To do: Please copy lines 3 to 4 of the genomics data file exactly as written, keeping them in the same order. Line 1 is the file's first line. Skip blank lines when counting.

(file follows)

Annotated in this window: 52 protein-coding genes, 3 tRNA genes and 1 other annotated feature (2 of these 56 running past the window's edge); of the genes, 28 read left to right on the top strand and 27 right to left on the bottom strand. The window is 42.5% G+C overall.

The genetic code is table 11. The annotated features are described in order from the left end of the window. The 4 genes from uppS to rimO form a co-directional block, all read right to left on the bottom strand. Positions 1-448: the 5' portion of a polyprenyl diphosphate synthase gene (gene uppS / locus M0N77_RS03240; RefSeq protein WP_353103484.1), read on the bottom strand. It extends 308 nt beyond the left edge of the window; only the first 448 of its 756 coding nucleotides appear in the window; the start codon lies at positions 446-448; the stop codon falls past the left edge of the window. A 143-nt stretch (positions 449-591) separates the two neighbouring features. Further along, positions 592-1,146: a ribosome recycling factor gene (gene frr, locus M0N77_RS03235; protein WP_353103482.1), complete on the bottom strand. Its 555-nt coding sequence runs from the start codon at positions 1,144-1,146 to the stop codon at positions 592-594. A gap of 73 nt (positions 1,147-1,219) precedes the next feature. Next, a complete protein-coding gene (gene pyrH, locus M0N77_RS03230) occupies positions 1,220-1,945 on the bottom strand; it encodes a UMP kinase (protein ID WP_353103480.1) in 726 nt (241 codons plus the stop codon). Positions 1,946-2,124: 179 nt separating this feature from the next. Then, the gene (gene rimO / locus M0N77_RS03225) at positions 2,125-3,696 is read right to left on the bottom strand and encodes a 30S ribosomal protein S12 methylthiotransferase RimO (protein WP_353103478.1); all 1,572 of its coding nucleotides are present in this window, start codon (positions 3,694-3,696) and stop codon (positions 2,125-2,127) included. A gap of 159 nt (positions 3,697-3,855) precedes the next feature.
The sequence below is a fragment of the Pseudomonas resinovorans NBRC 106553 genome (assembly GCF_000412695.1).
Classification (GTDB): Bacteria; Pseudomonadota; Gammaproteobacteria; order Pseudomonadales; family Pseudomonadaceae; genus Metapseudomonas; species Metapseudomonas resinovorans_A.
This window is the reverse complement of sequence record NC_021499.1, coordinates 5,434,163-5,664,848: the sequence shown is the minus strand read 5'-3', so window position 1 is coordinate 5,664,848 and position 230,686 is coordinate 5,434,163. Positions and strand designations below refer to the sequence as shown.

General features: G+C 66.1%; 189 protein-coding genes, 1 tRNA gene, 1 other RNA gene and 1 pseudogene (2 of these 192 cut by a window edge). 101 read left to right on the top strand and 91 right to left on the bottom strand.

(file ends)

The sequence below is a fragment of the Pseudomonas resinovorans NBRC 106553 genome (assembly GCF_000412695.1).
Classification (GTDB): Bacteria; Pseudomonadota; Gammaproteobacteria; order Pseudomonadales; family Pseudomonadaceae; genus Metapseudomonas; species Metapseudomonas resinovorans_A.